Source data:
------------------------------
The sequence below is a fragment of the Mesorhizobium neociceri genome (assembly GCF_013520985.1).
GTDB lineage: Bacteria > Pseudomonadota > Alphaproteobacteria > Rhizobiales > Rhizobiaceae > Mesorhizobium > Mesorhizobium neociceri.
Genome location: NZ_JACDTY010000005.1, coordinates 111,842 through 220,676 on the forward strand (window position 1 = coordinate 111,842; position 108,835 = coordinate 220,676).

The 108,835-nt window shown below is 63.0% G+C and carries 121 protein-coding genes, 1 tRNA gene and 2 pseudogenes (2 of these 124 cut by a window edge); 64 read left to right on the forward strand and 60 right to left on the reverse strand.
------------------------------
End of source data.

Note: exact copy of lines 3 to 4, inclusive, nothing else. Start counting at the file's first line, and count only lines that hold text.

Genome location: NZ_JACDTY010000005.1, coordinates 111,842 through 220,676 on the forward strand (window position 1 = coordinate 111,842; position 108,835 = coordinate 220,676).

The 108,835-nt window shown below is 63.0% G+C and carries 121 protein-coding genes, 1 tRNA gene and 2 pseudogenes (2 of these 124 cut by a window edge); 64 read left to right on the forward strand and 60 right to left on the reverse strand.